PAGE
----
President Clinton said Thursday in his millennium message that the turnover to the year 2000 is a rare moment in history that should be recognized. Friday night, he will be on the Mall to usher in the New Year amid some of the tightest security Washington has ever seen.
No specific threat has been leveled at the nation's capital, but officials are determined to let nothing slip by. That's why pre-dawn reports of a suspicious package at the Ronald Reagan building were met this morning with an all points bulletin.
It is a city that's on hyper alert. Even as the stars rehearsed for tomorrow night's gala, police were tightening the ring of security around the Mall. A two square-mile area will be closed to traffic in order to screen out car bombs.
Peter La Porte is the District's Director of Emergency Preparedness. Anything that happens these days runs through his command center. He admits to having some butterflies about tomorrow night, but says he prefers butterflies to being over confident.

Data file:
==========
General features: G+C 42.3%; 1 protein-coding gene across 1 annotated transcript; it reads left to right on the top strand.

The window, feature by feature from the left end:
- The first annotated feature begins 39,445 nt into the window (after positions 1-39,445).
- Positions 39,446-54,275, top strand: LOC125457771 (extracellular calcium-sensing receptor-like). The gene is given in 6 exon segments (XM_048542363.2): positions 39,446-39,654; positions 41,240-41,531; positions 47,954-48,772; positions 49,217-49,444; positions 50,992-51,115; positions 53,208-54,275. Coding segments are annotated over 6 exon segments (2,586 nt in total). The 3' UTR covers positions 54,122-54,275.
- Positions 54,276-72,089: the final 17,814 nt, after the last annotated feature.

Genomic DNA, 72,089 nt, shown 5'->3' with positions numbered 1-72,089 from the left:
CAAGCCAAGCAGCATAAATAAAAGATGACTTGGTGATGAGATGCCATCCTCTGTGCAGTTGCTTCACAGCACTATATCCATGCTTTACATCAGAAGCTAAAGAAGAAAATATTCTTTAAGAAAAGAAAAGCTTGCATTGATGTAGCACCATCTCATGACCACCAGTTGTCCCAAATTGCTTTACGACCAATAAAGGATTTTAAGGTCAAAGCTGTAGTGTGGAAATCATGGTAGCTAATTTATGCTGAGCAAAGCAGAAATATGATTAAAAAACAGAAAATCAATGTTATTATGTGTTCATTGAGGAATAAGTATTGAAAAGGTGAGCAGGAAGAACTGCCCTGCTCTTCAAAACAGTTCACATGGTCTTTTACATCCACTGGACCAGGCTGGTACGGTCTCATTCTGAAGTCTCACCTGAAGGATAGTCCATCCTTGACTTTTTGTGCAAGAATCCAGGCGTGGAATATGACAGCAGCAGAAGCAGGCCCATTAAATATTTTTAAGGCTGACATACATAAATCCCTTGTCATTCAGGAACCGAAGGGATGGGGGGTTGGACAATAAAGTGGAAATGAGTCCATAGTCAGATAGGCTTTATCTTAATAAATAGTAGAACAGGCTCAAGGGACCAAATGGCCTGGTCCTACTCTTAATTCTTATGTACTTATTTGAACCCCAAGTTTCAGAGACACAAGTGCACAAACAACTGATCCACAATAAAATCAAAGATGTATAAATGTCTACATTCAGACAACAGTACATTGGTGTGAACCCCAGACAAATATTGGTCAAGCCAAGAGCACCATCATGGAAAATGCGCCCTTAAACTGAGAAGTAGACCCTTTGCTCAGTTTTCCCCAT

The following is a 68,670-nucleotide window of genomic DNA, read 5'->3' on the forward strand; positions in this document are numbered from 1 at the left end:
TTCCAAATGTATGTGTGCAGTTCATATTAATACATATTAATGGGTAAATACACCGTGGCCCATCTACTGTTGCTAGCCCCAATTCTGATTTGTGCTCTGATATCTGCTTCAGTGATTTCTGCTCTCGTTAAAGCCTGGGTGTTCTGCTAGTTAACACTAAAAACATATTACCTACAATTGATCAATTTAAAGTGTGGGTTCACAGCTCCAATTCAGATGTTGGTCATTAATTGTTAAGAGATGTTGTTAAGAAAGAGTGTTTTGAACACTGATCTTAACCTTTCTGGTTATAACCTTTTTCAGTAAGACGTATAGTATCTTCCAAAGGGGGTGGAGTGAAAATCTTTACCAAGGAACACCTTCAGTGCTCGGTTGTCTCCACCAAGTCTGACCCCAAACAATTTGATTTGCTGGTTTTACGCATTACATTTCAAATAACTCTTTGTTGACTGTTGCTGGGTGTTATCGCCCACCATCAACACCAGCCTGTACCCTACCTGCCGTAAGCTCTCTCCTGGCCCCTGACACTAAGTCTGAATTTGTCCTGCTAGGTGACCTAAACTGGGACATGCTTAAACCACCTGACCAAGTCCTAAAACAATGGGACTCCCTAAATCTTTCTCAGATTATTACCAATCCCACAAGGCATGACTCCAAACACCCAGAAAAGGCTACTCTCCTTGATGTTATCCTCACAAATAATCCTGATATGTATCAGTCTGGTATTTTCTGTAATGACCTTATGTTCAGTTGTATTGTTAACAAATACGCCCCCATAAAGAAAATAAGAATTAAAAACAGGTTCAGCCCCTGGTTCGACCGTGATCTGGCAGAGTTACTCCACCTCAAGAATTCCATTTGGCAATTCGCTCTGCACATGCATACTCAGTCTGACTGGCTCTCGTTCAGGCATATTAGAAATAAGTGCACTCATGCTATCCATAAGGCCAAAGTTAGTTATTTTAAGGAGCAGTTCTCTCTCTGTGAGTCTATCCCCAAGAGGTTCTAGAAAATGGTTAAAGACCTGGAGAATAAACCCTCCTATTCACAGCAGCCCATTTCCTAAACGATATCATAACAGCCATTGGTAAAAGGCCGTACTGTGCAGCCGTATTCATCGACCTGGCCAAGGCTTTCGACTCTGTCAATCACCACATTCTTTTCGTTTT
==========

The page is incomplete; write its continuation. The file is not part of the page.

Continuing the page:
The question that's on everybody's mind in Washington is whether the city will be safe. "Very much so," is La Porte' s reassuring reply. "We've done a lot of work and we do special events very well. And we'll be on full alert, but we expect everything to go very well."
City officials have been in almost constant contact with the FBI and Secret Service, and have consulted with the cities of Boston, New York and Chicago to compare notes. But even in this city, where security has become a way of life, they admit that, in today's society, nothing can be guaranteed.